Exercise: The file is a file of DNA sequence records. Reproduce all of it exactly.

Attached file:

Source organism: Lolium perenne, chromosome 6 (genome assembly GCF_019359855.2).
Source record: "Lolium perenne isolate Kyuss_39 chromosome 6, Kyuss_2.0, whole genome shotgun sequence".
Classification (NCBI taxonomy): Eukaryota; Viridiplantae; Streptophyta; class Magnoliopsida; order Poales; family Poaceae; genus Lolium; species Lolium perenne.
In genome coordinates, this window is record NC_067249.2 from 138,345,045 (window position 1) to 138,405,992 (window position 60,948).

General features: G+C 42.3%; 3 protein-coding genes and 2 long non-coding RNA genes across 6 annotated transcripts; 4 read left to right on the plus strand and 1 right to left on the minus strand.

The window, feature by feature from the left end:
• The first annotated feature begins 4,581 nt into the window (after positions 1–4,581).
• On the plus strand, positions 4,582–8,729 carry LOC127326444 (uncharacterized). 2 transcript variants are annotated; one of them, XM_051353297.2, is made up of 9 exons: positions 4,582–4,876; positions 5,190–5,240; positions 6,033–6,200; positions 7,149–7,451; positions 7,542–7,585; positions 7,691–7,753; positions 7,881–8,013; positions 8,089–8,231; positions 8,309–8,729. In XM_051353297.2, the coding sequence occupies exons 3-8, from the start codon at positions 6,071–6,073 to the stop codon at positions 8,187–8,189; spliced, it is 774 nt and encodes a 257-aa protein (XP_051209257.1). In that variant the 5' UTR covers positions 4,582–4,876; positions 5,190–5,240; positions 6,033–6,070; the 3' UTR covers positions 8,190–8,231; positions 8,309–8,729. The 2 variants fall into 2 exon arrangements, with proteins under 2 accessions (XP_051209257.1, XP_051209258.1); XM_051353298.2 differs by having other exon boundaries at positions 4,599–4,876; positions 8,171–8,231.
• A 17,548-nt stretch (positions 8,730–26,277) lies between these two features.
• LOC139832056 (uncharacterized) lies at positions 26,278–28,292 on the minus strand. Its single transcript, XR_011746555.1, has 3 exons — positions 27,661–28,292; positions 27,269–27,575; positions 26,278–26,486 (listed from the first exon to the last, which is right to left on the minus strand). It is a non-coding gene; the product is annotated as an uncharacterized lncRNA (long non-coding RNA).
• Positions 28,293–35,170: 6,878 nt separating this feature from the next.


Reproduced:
Source organism: Lolium perenne, chromosome 6 (genome assembly GCF_019359855.2).
Source record: "Lolium perenne isolate Kyuss_39 chromosome 6, Kyuss_2.0, whole genome shotgun sequence".
Classification (NCBI taxonomy): Eukaryota; Viridiplantae; Streptophyta; class Magnoliopsida; order Poales; family Poaceae; genus Lolium; species Lolium perenne.
In genome coordinates, this window is record NC_067249.2 from 138,345,045 (window position 1) to 138,405,992 (window position 60,948).

General features: G+C 42.3%; 3 protein-coding genes and 2 long non-coding RNA genes across 6 annotated transcripts; 4 read left to right on the plus strand and 1 right to left on the minus strand.

The window, feature by feature from the left end:
• The first annotated feature begins 4,581 nt into the window (after positions 1–4,581).
• On the plus strand, positions 4,582–8,729 carry LOC127326444 (uncharacterized). 2 transcript variants are annotated; one of them, XM_051353297.2, is made up of 9 exons: positions 4,582–4,876; positions 5,190–5,240; positions 6,033–6,200; positions 7,149–7,451; positions 7,542–7,585; positions 7,691–7,753; positions 7,881–8,013; positions 8,089–8,231; positions 8,309–8,729. In XM_051353297.2, the coding sequence occupies exons 3-8, from the start codon at positions 6,071–6,073 to the stop codon at positions 8,187–8,189; spliced, it is 774 nt and encodes a 257-aa protein (XP_051209257.1). In that variant the 5' UTR covers positions 4,582–4,876; positions 5,190–5,240; positions 6,033–6,070; the 3' UTR covers positions 8,190–8,231; positions 8,309–8,729. The 2 variants fall into 2 exon arrangements, with proteins under 2 accessions (XP_051209257.1, XP_051209258.1); XM_051353298.2 differs by having other exon boundaries at positions 4,599–4,876; positions 8,171–8,231.
• A 17,548-nt stretch (positions 8,730–26,277) lies between these two features.
• LOC139832056 (uncharacterized) lies at positions 26,278–28,292 on the minus strand. Its single transcript, XR_011746555.1, has 3 exons — positions 27,661–28,292; positions 27,269–27,575; positions 26,278–26,486 (listed from the first exon to the last, which is right to left on the minus strand). It is a non-coding gene; the product is annotated as an uncharacterized lncRNA (long non-coding RNA).
• Positions 28,293–35,170: 6,878 nt separating this feature from the next.